Monday, 14 May 2012

Judge Suggests Cutting Four Commandments in Religious Display Case

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A judge in the latest ACLU-generated Ten Commandments display case has suggested that the targeted high school cull out four commandments that refer to God in order to avoid a full-blown lawsuit. As reported by the Associated Press, the ACLU of Virginia has filed a complaint against the Narrows, Virginia, high school on behalf of an unnamed student who claimed the display, which is part of a larger exhibit of historically significant documents, makes him feel like an outsider because he is an atheist.

The ACLU is arguing that the display violates the First Amendment’s supposed separation clause, while the Giles County School Board, represented by the conservative legal advocacy group Liberty Counsel, insists that the Ten Commandments represent a crucial part of America’s historic foundation, and should be included with the other documents and illustrations in the display.

“Filing this lawsuit has not been easy, and I would not have done it if I were not genuinely disturbed by the Ten Commandments in the school,” the student in the case, referred to as “Doe 1,” said in a court document filed April 30. “I have had to go against school officials who have influence over my life and future.”

The school board is asking U.S. District Judge Michael Urbanski in Roanoke to rule that the Ten Commandments can stay, explaining that a private citizen had paid to put up the exhibit of historic documents and illustrations. The board insisted that the exhibit isn’t intended to be an endorsement of Judeo-Christian faith, but is an effort to show students some of the documents that were important to America’s founding.

Liberty Counsel noted that in addition to the Ten Commandments, the display of documents and illustrations, known as the Foundations of Law and Government, include the Magna Carta, the Declaration of Independence, the Mayflower Compact, the First Charter of Virginia, the Fundamental Orders of Connecticut, a depiction and quote of Patrick Henry, a depiction of the Minutemen, a depiction of George Washington, Washington’s Farewell Address, a depiction of Thomas Jefferson, Jefferson’s letter to the Danbury Baptists, Jefferson’s letter to Reverend Samuel Miller, Jefferson’s 1779 Thanksgiving Proclamation, the Northwest Ordinance, and a document explaining the significance of each.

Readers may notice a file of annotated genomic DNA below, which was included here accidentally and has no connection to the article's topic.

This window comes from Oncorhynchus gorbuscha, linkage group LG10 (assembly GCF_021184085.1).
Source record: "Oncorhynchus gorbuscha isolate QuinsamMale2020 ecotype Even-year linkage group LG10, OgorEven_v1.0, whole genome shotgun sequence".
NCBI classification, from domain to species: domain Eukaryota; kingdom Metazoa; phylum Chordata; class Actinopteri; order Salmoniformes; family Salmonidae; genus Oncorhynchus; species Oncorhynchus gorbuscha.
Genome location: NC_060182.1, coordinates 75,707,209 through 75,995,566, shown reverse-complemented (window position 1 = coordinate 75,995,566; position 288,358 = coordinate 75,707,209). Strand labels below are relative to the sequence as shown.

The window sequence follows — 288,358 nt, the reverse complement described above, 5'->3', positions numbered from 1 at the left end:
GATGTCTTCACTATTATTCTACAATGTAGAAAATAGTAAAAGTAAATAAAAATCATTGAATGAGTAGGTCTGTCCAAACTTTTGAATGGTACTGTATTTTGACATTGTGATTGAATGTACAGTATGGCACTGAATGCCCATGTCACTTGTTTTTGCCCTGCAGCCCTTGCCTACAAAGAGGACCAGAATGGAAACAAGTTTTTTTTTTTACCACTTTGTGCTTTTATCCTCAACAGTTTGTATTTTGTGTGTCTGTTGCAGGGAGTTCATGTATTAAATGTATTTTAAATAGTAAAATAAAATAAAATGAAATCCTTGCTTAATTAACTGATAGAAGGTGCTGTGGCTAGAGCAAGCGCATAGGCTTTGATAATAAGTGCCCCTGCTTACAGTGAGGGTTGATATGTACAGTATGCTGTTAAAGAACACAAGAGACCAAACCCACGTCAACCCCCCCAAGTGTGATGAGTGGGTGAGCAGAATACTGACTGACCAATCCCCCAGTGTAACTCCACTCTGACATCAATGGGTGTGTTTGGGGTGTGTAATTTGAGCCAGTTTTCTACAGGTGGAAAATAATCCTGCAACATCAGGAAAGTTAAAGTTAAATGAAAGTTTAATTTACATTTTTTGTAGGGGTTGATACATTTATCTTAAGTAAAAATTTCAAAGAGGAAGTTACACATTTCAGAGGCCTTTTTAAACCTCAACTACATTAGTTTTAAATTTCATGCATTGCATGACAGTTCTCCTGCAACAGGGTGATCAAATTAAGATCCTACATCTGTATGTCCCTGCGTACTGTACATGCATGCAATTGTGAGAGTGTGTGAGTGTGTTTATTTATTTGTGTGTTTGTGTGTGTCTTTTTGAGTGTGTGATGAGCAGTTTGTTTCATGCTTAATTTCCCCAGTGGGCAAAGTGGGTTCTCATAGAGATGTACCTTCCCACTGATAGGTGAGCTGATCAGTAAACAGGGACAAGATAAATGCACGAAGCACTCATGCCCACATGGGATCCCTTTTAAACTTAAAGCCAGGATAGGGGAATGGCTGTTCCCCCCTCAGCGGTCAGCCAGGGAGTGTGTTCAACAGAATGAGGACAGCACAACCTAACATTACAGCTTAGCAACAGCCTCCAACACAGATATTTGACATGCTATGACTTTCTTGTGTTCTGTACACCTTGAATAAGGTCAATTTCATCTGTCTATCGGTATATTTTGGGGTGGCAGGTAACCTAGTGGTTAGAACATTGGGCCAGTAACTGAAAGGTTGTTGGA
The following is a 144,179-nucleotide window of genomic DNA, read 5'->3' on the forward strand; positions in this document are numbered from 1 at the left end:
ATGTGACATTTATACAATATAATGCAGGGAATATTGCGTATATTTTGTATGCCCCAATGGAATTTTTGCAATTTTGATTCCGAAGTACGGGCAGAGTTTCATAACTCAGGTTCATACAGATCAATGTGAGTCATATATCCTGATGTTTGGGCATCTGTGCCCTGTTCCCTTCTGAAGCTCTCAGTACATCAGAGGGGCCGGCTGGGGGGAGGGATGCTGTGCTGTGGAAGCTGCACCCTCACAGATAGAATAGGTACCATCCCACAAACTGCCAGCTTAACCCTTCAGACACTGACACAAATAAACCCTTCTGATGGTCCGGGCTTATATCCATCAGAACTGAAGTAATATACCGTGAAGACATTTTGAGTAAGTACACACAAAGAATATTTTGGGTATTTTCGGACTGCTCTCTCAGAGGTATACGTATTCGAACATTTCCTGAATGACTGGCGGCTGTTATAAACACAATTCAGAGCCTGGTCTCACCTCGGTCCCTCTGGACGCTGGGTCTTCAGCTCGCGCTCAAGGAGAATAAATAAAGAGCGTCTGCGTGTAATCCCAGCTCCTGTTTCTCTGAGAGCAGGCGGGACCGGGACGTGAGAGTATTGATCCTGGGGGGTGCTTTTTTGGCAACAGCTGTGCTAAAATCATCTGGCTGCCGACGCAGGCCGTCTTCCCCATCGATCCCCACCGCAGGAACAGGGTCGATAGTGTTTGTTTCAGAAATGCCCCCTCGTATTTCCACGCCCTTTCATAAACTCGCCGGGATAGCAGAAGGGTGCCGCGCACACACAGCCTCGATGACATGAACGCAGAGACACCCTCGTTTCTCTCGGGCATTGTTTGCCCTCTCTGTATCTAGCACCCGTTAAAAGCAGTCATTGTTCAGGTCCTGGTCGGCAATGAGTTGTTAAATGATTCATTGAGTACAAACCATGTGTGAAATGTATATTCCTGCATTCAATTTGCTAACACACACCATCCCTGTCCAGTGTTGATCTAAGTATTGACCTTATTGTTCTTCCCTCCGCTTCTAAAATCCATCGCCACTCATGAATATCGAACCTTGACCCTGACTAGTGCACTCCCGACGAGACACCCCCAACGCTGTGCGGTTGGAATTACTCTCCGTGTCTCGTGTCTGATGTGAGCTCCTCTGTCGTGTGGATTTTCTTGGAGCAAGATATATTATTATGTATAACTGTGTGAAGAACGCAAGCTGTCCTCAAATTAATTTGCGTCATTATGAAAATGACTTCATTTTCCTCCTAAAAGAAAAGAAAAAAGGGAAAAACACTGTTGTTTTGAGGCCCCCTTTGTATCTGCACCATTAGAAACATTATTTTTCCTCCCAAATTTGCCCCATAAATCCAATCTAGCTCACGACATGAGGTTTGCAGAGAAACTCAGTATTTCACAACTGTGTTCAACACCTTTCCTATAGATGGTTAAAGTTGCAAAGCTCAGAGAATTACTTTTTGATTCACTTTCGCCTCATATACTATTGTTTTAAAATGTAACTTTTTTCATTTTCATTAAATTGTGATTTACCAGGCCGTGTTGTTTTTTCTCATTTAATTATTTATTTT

The Giles County School District has a lengthy record of contention over Ten Commandments displays. “The county’s two high schools and three elementary/middle schools had posted the Ten Commandments for more than a decade,” reported the AP. “The Freedom From Religion Foundation, the ACLU’s co-counsel in the lawsuit, objected to the displays in 2010 and requested their removal. School officials replaced them with the Declaration of Independence.”

But after an uproar from local residents over outside groups determining what can and can’t be displayed in their schools, the school board unanimously voted in January 2011 to return the displays, only to remove them again several weeks later over constitutional concerns. Giles County residents again applied pressure to the school board, which decided to once again display the Ten Commandments as part of a larger historical exhibit.

That action prompted the ACLU to once again intrude with threats of a lawsuit against the school district. But Liberty Counsel said that the atheist group is on thin ice with its demands that the district remove the Ten Commandments, noting that in tracing America’s foundations, secular textbooks from such prominent publishers as Prentice Hall and McGraw-Hill include the Ten Commandments in their lists of important historic documents. In fact, the parents of the student, who are named as co-plaintiffs “Doe 2” in the case, conceded that studying the group of documents in the display is appropriate in a textbook and that the Ten Commandments were significant in the development of law and government. Liberty Counsel noted that not even the ACLU argues against curriculum that includes the Ten Commandments as part of various subjects of study. But the secular group nonetheless insisted that the Commandments must be excluded from the display because of their religious background.